Counterfeiting remains a difficult challenge, and while Google claims their systems are improving over time, the company continues to invest in anti-counterfeiting measures and devotes significant resources to prevent violations of ad policies. In fact, Google invested over $60 million last year alone, and, in the second half of 2010, more than 95 percent of accounts removed for counterfeits came down based on the company's own detection efforts. Google has also shut down approximately 50,000 AdWords accounts for attempting to advertise counterfeit goods during this same time period.
Antoine Aubert, head of Google's policy team in Brussels sums it up by stating, “There's no silver bullet here. Instead, it's a cat-and-mouse game, where we are constantly working to improve our practices and tune our systems to keep out the bad guys”.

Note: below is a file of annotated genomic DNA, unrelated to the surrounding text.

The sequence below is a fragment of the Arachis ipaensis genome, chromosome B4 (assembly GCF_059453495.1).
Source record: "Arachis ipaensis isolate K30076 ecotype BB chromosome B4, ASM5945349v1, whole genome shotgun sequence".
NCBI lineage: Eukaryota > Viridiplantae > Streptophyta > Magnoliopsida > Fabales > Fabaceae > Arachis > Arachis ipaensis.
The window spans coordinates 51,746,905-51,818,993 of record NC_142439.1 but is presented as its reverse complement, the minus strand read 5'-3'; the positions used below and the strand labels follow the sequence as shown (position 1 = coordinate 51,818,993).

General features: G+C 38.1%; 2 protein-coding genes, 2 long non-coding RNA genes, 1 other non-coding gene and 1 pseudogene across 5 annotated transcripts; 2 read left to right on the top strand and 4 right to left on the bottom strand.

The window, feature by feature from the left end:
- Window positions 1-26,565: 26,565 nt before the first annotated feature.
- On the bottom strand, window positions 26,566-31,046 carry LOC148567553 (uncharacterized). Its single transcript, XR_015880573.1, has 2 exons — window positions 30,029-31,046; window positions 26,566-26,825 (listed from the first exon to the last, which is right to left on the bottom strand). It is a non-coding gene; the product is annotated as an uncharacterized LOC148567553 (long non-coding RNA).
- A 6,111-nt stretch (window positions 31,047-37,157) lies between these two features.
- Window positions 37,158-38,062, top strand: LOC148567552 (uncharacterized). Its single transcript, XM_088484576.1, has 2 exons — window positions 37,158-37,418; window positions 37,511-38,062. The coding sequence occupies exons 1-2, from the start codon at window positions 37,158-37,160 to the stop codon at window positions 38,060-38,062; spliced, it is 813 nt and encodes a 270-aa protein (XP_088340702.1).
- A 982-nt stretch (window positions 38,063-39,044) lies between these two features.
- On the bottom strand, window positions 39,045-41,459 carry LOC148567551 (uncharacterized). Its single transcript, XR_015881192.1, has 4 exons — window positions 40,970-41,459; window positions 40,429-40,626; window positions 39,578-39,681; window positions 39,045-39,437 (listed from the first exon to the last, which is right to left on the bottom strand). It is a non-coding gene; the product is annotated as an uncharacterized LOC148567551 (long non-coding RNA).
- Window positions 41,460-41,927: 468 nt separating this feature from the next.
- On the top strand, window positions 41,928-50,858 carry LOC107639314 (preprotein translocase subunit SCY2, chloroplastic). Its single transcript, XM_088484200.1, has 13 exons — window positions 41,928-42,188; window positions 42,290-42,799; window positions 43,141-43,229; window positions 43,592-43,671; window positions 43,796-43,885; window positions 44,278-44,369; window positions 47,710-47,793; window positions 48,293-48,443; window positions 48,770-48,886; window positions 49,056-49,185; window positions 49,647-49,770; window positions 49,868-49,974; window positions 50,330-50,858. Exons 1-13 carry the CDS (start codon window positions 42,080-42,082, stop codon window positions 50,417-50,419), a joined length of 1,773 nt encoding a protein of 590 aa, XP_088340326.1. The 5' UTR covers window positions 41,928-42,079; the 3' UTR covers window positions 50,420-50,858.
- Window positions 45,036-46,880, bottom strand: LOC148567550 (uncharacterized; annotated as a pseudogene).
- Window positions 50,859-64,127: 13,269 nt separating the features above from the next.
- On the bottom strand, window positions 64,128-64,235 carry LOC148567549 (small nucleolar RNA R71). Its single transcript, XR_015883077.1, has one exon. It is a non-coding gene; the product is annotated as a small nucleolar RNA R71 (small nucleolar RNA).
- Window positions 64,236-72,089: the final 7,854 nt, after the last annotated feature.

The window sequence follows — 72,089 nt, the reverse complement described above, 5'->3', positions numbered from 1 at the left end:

Google’s actions illustrate that battling counterfeits online requires not only addressing traditional touch points, such as tackling the distribution of illegal goods, but also disrupting how scammers are promoting counterfeits. Shutting down the promotion of these activities and removing disreputable advertisers and their ads will not only improve the quality of paid search ads, but also direct consumers to where genuine products can be purchased. Consequently, brand owners will be able to recapture Web traffic intended for their brands. The real impact of these new changes is still to be determined but this is certainly good news for brand owners. Google’s new measures won’t solve the proliferation of fake items sold online but they will help make websites peddling counterfeit goods less visible to online shoppers.